Commentary | Opt-in to campus diversity

Campaigns to opt-out of student fees threaten campus vibrancy

The perennial QPIRG student fee opt- out campaign has returned this year to paint a misleading portrait of QPIRG that threatens campus vibrancy. The Quebec Public Interest Research Group (QPIRG) at McGill is a non-profit, student-run group that provides funding for research and education on social justice issues, as well as an alternative library and meeting space for student groups. QPIRG’s projects give voice to marginalized peoples and address topics that are too often ignored. QPIRG is an anti-racist and anti-imperialist organization whose working groups include KANATA, which provides a space for discussion and research on issues affecting First Nations peoples and groups; Montreal Media Co-op, which offers grassroots coverage of political and social movements; and END EXPLOITATION, which seeks to ensure quality workplace standards for temporary and foreign workers.

The undergraduate fee for QPIRG is $7.50 a year. Opt-out campaigners advertised that one could choose not to pay this fee and buy three episodes of The Hills. This is entirely true: the same amount of money can pay for three television episodes, which can entertain you for a few hours, or fund an organization that provides space, resources, events, work study positions, and services for the student population for an entire semester. The opt-out campaign has alleged that QPIRG does not enjoy mainstream student support, yet, the fact that QPIRG has survived multiple existence referendums since 1988 proves the inaccuracy of that claim.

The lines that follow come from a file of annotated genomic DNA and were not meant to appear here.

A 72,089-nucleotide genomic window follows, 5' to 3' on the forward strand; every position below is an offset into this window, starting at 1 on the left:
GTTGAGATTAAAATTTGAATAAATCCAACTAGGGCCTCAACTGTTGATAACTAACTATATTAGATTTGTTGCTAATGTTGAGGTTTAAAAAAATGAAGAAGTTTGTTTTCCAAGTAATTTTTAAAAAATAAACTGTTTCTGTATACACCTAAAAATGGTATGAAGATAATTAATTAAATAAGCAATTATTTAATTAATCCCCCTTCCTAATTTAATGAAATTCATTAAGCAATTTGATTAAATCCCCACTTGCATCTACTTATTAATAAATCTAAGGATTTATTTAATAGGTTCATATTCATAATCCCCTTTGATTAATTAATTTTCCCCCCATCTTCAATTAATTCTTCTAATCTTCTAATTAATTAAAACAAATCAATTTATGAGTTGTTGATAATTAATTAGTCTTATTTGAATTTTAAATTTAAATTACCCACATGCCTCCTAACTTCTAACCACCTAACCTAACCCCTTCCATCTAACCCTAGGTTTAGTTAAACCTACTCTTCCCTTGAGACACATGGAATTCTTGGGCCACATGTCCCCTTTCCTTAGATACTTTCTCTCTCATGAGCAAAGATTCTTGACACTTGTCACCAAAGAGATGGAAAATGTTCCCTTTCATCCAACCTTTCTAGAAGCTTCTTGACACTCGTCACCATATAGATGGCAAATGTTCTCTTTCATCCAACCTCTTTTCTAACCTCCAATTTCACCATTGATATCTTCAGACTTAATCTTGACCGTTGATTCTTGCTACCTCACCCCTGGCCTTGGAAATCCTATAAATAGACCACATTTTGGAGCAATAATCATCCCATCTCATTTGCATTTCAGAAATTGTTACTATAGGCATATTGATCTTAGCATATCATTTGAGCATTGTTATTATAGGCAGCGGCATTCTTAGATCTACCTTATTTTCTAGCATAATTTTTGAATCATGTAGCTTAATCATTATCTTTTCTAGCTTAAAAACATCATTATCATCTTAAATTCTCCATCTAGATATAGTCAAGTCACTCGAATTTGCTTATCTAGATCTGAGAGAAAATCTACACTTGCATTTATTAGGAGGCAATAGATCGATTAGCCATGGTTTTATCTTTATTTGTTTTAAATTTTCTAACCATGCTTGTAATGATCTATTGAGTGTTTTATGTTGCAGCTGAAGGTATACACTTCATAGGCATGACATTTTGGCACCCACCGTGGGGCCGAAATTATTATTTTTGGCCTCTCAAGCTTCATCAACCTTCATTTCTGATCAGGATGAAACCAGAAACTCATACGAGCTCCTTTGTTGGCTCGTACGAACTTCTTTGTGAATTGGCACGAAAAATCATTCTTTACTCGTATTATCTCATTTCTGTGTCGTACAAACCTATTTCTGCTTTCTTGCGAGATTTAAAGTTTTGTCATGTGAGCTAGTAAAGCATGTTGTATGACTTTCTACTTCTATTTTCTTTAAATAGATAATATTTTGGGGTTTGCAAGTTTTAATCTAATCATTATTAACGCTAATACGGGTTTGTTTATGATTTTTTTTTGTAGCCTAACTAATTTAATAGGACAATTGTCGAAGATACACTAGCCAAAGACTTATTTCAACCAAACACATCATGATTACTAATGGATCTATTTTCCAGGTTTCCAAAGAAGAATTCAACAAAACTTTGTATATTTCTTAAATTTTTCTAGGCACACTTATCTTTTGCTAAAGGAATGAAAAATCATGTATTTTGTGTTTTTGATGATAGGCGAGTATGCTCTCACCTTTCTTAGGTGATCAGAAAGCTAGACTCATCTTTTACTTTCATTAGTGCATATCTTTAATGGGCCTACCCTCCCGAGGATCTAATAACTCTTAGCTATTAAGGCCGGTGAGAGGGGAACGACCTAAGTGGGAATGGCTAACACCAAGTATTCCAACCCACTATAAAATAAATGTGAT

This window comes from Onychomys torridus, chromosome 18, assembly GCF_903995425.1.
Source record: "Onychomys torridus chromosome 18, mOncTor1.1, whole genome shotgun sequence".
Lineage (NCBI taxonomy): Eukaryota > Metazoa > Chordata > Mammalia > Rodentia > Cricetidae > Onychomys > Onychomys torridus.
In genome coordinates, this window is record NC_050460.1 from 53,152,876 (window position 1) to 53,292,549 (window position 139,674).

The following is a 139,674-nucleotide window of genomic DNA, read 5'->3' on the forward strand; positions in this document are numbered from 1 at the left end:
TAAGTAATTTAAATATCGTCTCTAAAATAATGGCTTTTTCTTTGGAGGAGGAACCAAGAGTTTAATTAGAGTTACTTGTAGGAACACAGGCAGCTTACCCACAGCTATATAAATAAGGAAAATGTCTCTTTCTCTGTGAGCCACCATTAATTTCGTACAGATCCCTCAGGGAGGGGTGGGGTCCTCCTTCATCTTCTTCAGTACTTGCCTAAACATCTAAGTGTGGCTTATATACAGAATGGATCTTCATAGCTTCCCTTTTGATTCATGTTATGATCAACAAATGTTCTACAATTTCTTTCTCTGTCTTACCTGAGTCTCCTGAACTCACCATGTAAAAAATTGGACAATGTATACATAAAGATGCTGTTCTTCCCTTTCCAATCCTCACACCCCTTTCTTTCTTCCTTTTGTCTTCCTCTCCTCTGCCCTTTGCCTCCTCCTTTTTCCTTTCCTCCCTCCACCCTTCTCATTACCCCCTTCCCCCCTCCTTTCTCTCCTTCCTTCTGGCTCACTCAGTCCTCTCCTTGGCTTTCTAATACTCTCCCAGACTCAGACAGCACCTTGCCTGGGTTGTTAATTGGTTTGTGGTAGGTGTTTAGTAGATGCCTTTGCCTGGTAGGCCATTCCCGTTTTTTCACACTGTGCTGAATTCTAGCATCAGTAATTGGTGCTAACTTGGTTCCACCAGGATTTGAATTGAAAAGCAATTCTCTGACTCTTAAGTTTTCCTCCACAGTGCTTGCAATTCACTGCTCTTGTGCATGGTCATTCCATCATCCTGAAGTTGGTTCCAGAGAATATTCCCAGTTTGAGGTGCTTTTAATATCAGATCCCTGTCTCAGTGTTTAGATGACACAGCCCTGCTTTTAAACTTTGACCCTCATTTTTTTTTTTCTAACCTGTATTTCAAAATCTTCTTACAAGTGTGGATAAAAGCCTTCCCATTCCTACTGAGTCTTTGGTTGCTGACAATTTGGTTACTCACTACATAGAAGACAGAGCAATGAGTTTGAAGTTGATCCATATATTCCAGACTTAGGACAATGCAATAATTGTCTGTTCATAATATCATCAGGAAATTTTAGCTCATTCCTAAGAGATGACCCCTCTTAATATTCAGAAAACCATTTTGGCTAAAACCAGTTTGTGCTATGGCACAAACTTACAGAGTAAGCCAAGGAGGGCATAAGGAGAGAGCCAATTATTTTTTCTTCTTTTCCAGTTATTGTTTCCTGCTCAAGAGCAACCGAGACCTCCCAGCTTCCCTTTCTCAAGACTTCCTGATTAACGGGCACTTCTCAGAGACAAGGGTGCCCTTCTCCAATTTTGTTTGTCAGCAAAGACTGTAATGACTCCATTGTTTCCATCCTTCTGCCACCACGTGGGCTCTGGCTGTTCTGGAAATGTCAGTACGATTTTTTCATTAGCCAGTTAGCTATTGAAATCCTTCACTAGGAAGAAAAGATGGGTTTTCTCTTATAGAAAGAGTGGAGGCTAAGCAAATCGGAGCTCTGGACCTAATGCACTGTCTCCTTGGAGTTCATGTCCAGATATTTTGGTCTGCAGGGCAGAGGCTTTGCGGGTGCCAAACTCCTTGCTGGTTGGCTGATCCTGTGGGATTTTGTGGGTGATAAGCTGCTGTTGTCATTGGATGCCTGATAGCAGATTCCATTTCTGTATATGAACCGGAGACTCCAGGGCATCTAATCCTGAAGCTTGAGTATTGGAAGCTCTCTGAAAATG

QPIRG is not the only valuable organization that is hurt by opt-outs. Midnight Kitchen, Nightline, TVMcGill and CKUT are opt-outable; so is the SSMU Environment Fund – which has funded groups like Ghetto Shul, Farmer’s Market at McGill, and the Desautels Business Conference on Sustainability – and the SSMU Library Fund, which provides money for extended library hours and services

University should be an environment in which students can learn outside of the classroom and have the opportunity to engage in discussion about political and social ideas. This can only be achieved with a plurality of voices on campus, including those that may be characterized as radical, showcasing the diversity of thought in the student body. Opting out of paying fees to fund fellow students’ initiatives undermines support of this diversity, divides the McGill community, and silences student voices.

Students considering opting out should first educate themselves on how the these groups effect campus life. The option to opt out should exist so that students who are less financially stable have the option to save the money they need, not so that groups can take funds from their ideological opposition. Regardless of one’s political views or opinons, to opt out of these fees is to deny fellow students access to the resources that make our campus vibrant, diverse, and accessible to our peers.

Due to an editorial error, the printed version of this article stated that the QPIRG fee is $7.50 a semester; rather, it is $7.50 a year


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